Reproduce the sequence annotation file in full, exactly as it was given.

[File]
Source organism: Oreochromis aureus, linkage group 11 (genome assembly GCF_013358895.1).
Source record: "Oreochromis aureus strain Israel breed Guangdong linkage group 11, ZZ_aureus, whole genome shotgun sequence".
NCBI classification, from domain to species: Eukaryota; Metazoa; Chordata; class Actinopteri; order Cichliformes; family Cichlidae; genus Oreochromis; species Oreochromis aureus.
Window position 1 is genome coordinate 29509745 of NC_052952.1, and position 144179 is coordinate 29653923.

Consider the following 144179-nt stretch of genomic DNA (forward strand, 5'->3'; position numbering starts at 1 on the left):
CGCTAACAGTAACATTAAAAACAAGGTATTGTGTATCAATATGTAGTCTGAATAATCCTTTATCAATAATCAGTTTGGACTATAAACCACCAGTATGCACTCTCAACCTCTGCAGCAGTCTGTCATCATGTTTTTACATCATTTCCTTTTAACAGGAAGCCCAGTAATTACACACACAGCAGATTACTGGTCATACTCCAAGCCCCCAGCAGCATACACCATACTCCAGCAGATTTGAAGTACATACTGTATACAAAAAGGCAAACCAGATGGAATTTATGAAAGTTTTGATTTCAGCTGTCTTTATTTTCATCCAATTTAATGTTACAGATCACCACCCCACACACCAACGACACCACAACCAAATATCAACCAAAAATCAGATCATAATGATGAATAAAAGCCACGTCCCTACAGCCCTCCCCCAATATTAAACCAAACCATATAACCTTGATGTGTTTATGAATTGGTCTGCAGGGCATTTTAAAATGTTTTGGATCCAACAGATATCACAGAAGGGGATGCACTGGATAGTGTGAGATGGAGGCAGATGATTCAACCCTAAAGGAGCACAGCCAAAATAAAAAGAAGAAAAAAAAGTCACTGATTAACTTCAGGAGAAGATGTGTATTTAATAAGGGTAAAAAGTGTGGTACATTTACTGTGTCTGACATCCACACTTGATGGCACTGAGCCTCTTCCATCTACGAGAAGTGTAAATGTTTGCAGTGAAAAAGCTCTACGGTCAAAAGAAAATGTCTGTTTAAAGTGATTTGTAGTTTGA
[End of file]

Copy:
Source organism: Oreochromis aureus, linkage group 11 (genome assembly GCF_013358895.1).
Source record: "Oreochromis aureus strain Israel breed Guangdong linkage group 11, ZZ_aureus, whole genome shotgun sequence".
NCBI classification, from domain to species: Eukaryota; Metazoa; Chordata; class Actinopteri; order Cichliformes; family Cichlidae; genus Oreochromis; species Oreochromis aureus.
Window position 1 is genome coordinate 29509745 of NC_052952.1, and position 144179 is coordinate 29653923.

Consider the following 144179-nt stretch of genomic DNA (forward strand, 5'->3'; position numbering starts at 1 on the left):
CGCTAACAGTAACATTAAAAACAAGGTATTGTGTATCAATATGTAGTCTGAATAATCCTTTATCAATAATCAGTTTGGACTATAAACCACCAGTATGCACTCTCAACCTCTGCAGCAGTCTGTCATCATGTTTTTACATCATTTCCTTTTAACAGGAAGCCCAGTAATTACACACACAGCAGATTACTGGTCATACTCCAAGCCCCCAGCAGCATACACCATACTCCAGCAGATTTGAAGTACATACTGTATACAAAAAGGCAAACCAGATGGAATTTATGAAAGTTTTGATTTCAGCTGTCTTTATTTTCATCCAATTTAATGTTACAGATCACCACCCCACACACCAACGACACCACAACCAAATATCAACCAAAAATCAGATCATAATGATGAATAAAAGCCACGTCCCTACAGCCCTCCCCCAATATTAAACCAAACCATATAACCTTGATGTGTTTATGAATTGGTCTGCAGGGCATTTTAAAATGTTTTGGATCCAACAGATATCACAGAAGGGGATGCACTGGATAGTGTGAGATGGAGGCAGATGATTCAACCCTAAAGGAGCACAGCCAAAATAAAAAGAAGAAAAAAAAGTCACTGATTAACTTCAGGAGAAGATGTGTATTTAATAAGGGTAAAAAGTGTGGTACATTTACTGTGTCTGACATCCACACTTGATGGCACTGAGCCTCTTCCATCTACGAGAAGTGTAAATGTTTGCAGTGAAAAAGCTCTACGGTCAAAAGAAAATGTCTGTTTAAAGTGATTTGTAGTTTGA